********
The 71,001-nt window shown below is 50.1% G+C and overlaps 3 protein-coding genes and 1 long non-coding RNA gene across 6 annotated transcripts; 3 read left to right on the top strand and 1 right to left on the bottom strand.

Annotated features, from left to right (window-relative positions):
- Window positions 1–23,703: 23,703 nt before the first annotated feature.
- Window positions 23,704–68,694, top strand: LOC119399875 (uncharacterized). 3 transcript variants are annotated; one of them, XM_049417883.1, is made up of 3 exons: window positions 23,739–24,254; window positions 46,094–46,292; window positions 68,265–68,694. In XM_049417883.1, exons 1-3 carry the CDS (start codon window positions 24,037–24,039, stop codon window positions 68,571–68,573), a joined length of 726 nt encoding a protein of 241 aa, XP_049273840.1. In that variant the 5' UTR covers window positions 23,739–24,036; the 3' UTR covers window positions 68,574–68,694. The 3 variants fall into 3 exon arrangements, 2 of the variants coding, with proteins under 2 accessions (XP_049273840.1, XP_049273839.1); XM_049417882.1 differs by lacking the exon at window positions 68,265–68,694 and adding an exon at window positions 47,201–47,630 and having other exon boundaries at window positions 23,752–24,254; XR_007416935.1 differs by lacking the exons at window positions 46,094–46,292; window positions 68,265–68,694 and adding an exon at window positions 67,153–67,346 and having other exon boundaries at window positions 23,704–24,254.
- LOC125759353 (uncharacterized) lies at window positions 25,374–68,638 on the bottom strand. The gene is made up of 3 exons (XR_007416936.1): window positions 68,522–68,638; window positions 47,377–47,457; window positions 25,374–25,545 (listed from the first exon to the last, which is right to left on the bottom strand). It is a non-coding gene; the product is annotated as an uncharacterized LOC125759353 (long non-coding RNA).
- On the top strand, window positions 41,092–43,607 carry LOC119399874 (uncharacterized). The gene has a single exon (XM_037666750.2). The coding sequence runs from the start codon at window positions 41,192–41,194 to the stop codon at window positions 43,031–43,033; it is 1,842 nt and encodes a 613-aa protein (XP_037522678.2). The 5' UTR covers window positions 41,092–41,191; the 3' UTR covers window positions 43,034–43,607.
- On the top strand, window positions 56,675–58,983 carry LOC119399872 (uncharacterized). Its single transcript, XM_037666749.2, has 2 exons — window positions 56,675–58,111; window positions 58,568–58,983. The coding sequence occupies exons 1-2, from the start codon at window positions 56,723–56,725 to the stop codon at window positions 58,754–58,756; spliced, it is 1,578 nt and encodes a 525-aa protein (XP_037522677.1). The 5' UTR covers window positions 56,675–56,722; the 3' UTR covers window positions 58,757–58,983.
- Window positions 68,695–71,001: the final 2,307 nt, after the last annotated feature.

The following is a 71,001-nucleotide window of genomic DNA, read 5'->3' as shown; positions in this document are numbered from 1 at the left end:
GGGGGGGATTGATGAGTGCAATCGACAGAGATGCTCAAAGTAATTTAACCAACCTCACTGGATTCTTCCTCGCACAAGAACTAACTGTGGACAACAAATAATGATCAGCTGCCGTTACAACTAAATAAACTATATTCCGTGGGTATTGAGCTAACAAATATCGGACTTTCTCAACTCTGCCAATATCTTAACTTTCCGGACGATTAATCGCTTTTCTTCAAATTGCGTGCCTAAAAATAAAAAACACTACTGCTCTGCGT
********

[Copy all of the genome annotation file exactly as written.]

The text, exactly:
The 71,001-nt window shown below is 50.1% G+C and overlaps 3 protein-coding genes and 1 long non-coding RNA gene across 6 annotated transcripts; 3 read left to right on the top strand and 1 right to left on the bottom strand.

Annotated features, from left to right (window-relative positions):
- Window positions 1–23,703: 23,703 nt before the first annotated feature.
- Window positions 23,704–68,694, top strand: LOC119399875 (uncharacterized). 3 transcript variants are annotated; one of them, XM_049417883.1, is made up of 3 exons: window positions 23,739–24,254; window positions 46,094–46,292; window positions 68,265–68,694. In XM_049417883.1, exons 1-3 carry the CDS (start codon window positions 24,037–24,039, stop codon window positions 68,571–68,573), a joined length of 726 nt encoding a protein of 241 aa, XP_049273840.1. In that variant the 5' UTR covers window positions 23,739–24,036; the 3' UTR covers window positions 68,574–68,694. The 3 variants fall into 3 exon arrangements, 2 of the variants coding, with proteins under 2 accessions (XP_049273840.1, XP_049273839.1); XM_049417882.1 differs by lacking the exon at window positions 68,265–68,694 and adding an exon at window positions 47,201–47,630 and having other exon boundaries at window positions 23,752–24,254; XR_007416935.1 differs by lacking the exons at window positions 46,094–46,292; window positions 68,265–68,694 and adding an exon at window positions 67,153–67,346 and having other exon boundaries at window positions 23,704–24,254.
- LOC125759353 (uncharacterized) lies at window positions 25,374–68,638 on the bottom strand. The gene is made up of 3 exons (XR_007416936.1): window positions 68,522–68,638; window positions 47,377–47,457; window positions 25,374–25,545 (listed from the first exon to the last, which is right to left on the bottom strand). It is a non-coding gene; the product is annotated as an uncharacterized LOC125759353 (long non-coding RNA).
- On the top strand, window positions 41,092–43,607 carry LOC119399874 (uncharacterized). The gene has a single exon (XM_037666750.2). The coding sequence runs from the start codon at window positions 41,192–41,194 to the stop codon at window positions 43,031–43,033; it is 1,842 nt and encodes a 613-aa protein (XP_037522678.2). The 5' UTR covers window positions 41,092–41,191; the 3' UTR covers window positions 43,034–43,607.
- On the top strand, window positions 56,675–58,983 carry LOC119399872 (uncharacterized). Its single transcript, XM_037666749.2, has 2 exons — window positions 56,675–58,111; window positions 58,568–58,983. The coding sequence occupies exons 1-2, from the start codon at window positions 56,723–56,725 to the stop codon at window positions 58,754–58,756; spliced, it is 1,578 nt and encodes a 525-aa protein (XP_037522677.1). The 5' UTR covers window positions 56,675–56,722; the 3' UTR covers window positions 58,757–58,983.
- Window positions 68,695–71,001: the final 2,307 nt, after the last annotated feature.

The following is a 71,001-nucleotide window of genomic DNA, read 5'->3' as shown; positions in this document are numbered from 1 at the left end:
GGGGGGGATTGATGAGTGCAATCGACAGAGATGCTCAAAGTAATTTAACCAACCTCACTGGATTCTTCCTCGCACAAGAACTAACTGTGGACAACAAATAATGATCAGCTGCCGTTACAACTAAATAAACTATATTCCGTGGGTATTGAGCTAACAAATATCGGACTTTCTCAACTCTGCCAATATCTTAACTTTCCGGACGATTAATCGCTTTTCTTCAAATTGCGTGCCTAAAAATAAAAAACACTACTGCTCTGCGT